Friday, May 20, 2011
Monday Reflection - Simon Maddison
This homily was given by Simon Maddison, a first year ordinand, at Evening Prayer on Monday 16th May 2011;
I have based my homily on the readings we have just had (Exodus 32:1-14 & Luke 2:41-end), so I’m going to start with a brief recap...
From Genesis we heard, how when Moses had left the Israelites to go up Mount Sinai, they lost their way somewhat! Having being left to their own devices they forced Aaron in to making a golden calf that they could then worship, and subsequently, but for the intervention of Moses on their behalf, would have been destroyed by God.
In Luke’s Gospel we heard how Mary and Joseph “lost” Jesus while on pilgrimage to Jerusalem. Presumably they would have been preoccupied with packing things away for their return trip, making sure they had got everything before they set off, and had just assumed that Jesus was with friends travelling with them.
I am sure we can all sympathise; I usually remember what it is I have forgotten just as I drive on to the main road, forcing me to go all the way to the next roundabout just to go back and get it...
Similarly they are a day into the journey when they realise that Jesus is not with them, and are forced to go back to look for him, eventually finding him teaching in the temple.
Now these two stories are quite different in their content, but I think there is a common theme about the nature of faith, and our relationship with God.
In both cases the people involved lose their focus, whether it’s because they feel abandoned, or because they just have too many other things going on. However their responses are quite different.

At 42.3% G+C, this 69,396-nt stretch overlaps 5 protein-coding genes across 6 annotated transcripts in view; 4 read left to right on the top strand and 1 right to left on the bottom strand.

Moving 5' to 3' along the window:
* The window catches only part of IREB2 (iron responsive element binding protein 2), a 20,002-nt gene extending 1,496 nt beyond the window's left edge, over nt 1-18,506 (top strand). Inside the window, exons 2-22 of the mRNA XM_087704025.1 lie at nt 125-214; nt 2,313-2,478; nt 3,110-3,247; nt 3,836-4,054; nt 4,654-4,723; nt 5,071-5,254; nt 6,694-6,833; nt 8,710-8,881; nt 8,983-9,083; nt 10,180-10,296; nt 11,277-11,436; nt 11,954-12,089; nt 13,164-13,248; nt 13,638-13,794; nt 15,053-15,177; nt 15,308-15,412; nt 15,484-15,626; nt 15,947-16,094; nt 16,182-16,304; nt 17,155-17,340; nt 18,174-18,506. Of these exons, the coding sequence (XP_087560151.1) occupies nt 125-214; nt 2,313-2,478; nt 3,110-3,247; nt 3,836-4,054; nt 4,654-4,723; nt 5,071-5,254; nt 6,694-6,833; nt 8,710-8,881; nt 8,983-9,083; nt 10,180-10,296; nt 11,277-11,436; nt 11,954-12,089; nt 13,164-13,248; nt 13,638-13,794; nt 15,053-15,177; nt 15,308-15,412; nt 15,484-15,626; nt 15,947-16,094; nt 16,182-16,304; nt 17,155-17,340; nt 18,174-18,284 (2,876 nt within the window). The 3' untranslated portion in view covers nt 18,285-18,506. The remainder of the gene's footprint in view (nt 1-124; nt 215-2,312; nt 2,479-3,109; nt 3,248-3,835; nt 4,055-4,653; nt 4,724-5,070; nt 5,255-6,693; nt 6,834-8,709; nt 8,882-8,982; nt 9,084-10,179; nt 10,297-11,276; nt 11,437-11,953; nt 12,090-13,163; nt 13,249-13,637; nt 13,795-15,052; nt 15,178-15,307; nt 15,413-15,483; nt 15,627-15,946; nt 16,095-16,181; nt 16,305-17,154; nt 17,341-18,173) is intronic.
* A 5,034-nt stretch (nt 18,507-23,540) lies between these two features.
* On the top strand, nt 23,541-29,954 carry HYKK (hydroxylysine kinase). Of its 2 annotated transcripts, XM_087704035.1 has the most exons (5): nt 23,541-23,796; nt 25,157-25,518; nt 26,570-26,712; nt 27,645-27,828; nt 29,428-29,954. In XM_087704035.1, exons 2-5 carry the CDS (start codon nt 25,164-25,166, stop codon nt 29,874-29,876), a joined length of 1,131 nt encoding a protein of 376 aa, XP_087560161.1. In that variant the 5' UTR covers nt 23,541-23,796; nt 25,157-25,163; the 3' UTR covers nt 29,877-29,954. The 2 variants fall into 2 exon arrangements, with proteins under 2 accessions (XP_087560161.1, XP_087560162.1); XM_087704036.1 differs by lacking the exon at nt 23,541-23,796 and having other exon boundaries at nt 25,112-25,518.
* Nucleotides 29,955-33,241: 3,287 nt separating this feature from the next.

When Moses is away longer than expected, the Israelites just give up on him and more importantly the God that he represents, seeking to replace him with something of their own making, and very nearly bringing about their own destruction in the process.
So unlike Mary and Joseph, who on discovering Jesus missing, instantly begin searching for him, going back to Jerusalem and not giving up until they find him three days later.
The situations may be different but I am sure we have all had similar experiences to these, when God can seem quite distant, or the concerns of our day to day life drown out everything else; after all we have, books to read and essays to write...
But I think what these stories show us is that it is not God that moves or changes, it’s us and our circumstances, and no matter how busy or disconnected we may feel from time to time, we can’t replace God with something else, we need to go back looking for him, remembering he is only ever a prayer away.
And so let us pray...
Let nothing disturb you,
Nothing affright you;
All things are passing,
God never changes.
Attains unto all things;
Who God possesses
In nothing is wanting:
Alone God suffices.
St. Teresa of Avila (1515-1582).